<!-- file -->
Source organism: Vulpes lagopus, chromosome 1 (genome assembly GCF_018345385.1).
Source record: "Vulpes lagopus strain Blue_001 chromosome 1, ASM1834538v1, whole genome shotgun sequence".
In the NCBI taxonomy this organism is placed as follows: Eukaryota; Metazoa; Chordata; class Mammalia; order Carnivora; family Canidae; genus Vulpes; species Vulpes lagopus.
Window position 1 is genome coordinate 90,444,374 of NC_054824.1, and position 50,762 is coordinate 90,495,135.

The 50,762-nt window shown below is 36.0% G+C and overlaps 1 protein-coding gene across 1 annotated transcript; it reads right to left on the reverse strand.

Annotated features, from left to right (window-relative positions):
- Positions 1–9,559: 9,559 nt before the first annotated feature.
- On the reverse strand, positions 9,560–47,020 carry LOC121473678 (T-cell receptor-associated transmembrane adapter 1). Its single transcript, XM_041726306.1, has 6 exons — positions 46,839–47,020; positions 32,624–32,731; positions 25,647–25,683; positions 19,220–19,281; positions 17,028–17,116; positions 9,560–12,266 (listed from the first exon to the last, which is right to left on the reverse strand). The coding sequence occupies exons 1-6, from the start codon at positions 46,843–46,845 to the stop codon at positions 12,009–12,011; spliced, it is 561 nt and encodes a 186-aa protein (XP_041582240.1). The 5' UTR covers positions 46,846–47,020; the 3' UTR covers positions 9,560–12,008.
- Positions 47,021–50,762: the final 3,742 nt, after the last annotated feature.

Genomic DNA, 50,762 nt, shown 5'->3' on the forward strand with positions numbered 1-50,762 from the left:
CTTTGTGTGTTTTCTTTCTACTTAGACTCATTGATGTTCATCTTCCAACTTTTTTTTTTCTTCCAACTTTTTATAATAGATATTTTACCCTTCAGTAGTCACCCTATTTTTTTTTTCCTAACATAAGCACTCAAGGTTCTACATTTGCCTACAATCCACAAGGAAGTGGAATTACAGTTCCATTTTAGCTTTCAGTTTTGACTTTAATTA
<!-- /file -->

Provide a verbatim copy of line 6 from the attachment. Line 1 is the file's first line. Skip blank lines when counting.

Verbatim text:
Annotated features, from left to right (window-relative positions):